United States District Court, D. Nevada
THE BANK OF NEW YORK MELLON FKA THE BANK OF NEW YORK AS SUCCESSOR IN INTEREST TO JP MORGAN CHASE BANK, N.A., AS TRUSTEE FOR STRUCTURED ASSET MORTGAGE INVESTMENTS II TRUST 2006-AR6, MORTGAGE PASS-THROUGH CERTIFICATES SERIES 2006-AR6, Plaintiff,
TRAMONTO VILLAGGIO HOMEOWNERS ASSOCIATION; DAISY TRUST; and ALESSI & KOENIG, LLC, Defendants.
J. DAWSON UNITED STATES DISTRICT JUDGE
before the Court for consideration is Defendant Daisy
Trust's (“Daisy”) Motion to Dismiss (#14).
Plaintiff The Bank f New York Mellon f/k/a The Bank of New
York Mellon as Successor in Interest to JP Morgan Chase Bank,
N.A. as Trustee for Structured Asset Mortgage Investments II
Trust 2006-AR6, Mortgage Pass-Through Certificates, Series
2006-AR6 (“BoNY”) filed a response in opposition
(#16) to which Daisy replied (#17).
present action involves a dispute over real property located
at 9576 Trattoria Street, Las Vegas, Nevada 89178 (“the
Property”). Vahag Stepanyan (“Stepanyan”)
purchased the Property on or about October 26, 2005.
Stepanyan financed the purchase with a $4629, 250.00 loan,
secured by a deed of trust dated June 21, 2006. The deed of
trust was assigned to BoNY on March 8, 2010 via an assignment
of deed of trust recorded with the Clark County Recorder.
November 16, 2010 Tramonto Villaggio Homeowners Association
(“Tramonto”), through its agent Alessi &
Koenig, LLC (“Alessi”), recorded a notice of
delinquent assessment lien for $664.22. On February 16, 2011,
Tramonto, through its agent Alessi, recorded a notice of
default and election to sell for the amount of $1, 871.76 as
of January 11, 2011.
about January 18, 2011 BAC Home Loans Servicing, LP
(“BAC”), predecessor-in-interest to BoNY,
requested a ledger from Tramonto, through it agent Alessi,
identifying the super-priority amount owed to Tramonto.
Tramonto provided a ledger identifying the total amount
allegedly owed, dated January 10, 2011. BAC calculated an
amount of nine months assessment and tendered $432.00 to
Tramonto, via Alessi, on February 11, 2011.
August 11, 2011, Alessi recorded a notice of trustee's
sale against the property on behalf of Tramonto. The notice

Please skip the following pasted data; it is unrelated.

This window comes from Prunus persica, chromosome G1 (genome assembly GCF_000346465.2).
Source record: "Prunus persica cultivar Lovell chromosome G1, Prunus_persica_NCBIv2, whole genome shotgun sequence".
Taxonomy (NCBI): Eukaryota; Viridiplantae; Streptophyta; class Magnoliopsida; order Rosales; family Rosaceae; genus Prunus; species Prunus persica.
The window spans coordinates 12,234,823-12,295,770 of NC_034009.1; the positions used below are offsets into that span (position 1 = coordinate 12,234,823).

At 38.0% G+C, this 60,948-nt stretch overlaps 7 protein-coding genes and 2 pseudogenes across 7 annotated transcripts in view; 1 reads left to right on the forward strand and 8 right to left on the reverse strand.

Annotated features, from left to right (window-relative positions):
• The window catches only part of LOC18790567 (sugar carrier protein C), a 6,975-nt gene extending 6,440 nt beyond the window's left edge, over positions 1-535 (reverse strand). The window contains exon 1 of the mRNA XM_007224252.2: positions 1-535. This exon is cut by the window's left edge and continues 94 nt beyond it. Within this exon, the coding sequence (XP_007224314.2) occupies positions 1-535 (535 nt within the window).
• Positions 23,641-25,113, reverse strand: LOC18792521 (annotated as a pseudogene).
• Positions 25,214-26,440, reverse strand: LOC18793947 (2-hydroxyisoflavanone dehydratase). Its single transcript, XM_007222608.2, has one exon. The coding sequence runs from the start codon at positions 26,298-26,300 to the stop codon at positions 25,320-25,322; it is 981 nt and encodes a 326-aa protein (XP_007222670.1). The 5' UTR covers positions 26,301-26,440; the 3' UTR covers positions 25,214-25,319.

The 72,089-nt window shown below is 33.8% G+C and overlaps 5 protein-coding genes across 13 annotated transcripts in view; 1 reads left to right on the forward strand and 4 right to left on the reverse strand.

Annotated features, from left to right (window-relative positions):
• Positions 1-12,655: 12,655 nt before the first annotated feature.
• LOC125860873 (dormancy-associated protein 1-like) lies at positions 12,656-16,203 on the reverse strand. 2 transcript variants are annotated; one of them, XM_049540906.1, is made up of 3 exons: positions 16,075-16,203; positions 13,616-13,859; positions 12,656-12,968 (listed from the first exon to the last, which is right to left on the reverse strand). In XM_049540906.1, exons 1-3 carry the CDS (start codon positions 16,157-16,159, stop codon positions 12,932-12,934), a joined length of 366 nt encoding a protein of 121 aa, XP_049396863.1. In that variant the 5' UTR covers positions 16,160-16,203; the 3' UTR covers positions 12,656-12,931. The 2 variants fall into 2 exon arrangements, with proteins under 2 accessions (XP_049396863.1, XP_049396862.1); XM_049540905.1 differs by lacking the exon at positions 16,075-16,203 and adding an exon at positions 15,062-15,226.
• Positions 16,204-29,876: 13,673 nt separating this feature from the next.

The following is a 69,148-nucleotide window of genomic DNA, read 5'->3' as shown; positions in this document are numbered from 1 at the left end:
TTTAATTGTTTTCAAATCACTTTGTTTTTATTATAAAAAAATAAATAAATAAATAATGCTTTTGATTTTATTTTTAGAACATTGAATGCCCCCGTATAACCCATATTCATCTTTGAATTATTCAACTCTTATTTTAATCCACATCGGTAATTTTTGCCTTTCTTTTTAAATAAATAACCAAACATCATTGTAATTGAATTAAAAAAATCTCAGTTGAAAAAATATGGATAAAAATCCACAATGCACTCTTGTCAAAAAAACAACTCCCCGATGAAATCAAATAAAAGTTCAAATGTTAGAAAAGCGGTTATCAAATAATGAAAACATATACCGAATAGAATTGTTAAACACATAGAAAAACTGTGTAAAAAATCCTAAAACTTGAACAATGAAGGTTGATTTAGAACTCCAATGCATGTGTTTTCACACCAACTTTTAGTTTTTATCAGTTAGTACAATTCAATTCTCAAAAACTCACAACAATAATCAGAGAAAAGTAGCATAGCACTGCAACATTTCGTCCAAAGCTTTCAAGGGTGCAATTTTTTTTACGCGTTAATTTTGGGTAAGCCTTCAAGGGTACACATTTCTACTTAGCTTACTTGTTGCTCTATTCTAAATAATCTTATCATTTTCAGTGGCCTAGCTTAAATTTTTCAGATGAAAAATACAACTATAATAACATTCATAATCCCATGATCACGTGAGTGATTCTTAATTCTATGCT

stated the amount due was $3, 370.03 including reasonably
estimated costs, expenses, and advances. Tramonto, via
Alessi, recorded a second notice of trustee's sale on
August 21, 2012. The notice states the amount due was $3,
645.03, including reasonably estimated costs, expenses, and
advances. On September 25, 2012 a foreclosure deed in favor
of Daisywas recorded reflecting that Tramonto had
sold the property for $9, 000.
filed its complaint against Tramonto, Alessi, and Daisy on
August 10, 2016. In the complaint BoNY asserted claims of (1)
quiet title, (2) breach of NRS 116.1113, (3) wrongful
foreclosure, and (4) injunctive relief.
Motion to Dismiss
may dismiss a plaintiff's complaint for “failure to
state a claim upon which relief can be granted.”
Fed.R.Civ.P. 12(b)(6). A properly pled complaint must provide
“a short and plain statement of the claim showing that
the pleader is entitled to relief.” Fed.R.Civ.P.
8(a)(2); Bell Atlantic Corp. v. Twombly, 550 U.S.
544, 555 (2007). While Rule 8 does not require detailed
factual allegations, it demands more than “labels and
conclusions or a formulaic recitation of the elements of a
cause of action.” Ashcroft v. Iqbal, 556 U.S.
662, 678 (2009) (citations omitted). “Factual
allegations must be enough to raise a right to relief above
the speculative level.” Twombly, 550 U.S. at
555. Thus, “[t]o survive a motion to dismiss, a
complaint must contain sufficient factual matter to
‘state a claim for relief that is plausible on its
face.'” Iqbal, 556 U.S. at 678 (citation
Iqbal, the Supreme Court clarified the two-step
approach district courts are to apply when considering
motions to dismiss. First, a district court must accept as
true all well-pled factual allegations in the complaint;
however, legal conclusions or mere recitals of the elements
of a cause of action, supported only by conclusory
statements, are not entitled to the assumption of truth.
Id. at 678. Second, a district court must consider
whether the factual allegations in the complaint allege a
plausible claim for relief. Id. at 679. A claim is
facially plausible when the plaintiff's complaint alleges
facts that allow the court to draw a reasonable inference
that the defendant is liable for the alleged misconduct.
Id. at 678.
where the complaint does not permit the court to infer more
than the mere possibility of misconduct, the complaint has
“alleged-but it has not show[n]-that the pleader is
entitled to relief.” Id. at 679 (internal
quotation marks omitted). Thus, when the claims in a
complaint have not crossed the line from conceivable to
plausible, the complaint must be dismissed. Twombly,
550 U.S. at 570. Moreover, “[a]ll allegations of
material fact in the complaint are taken as true and
construed in the light most favorable to the non-moving
party.” In re StacElecs. Sec. Litig., 89 F.3d
1399, 1403 (9th Circ. 1996) (citation omitted).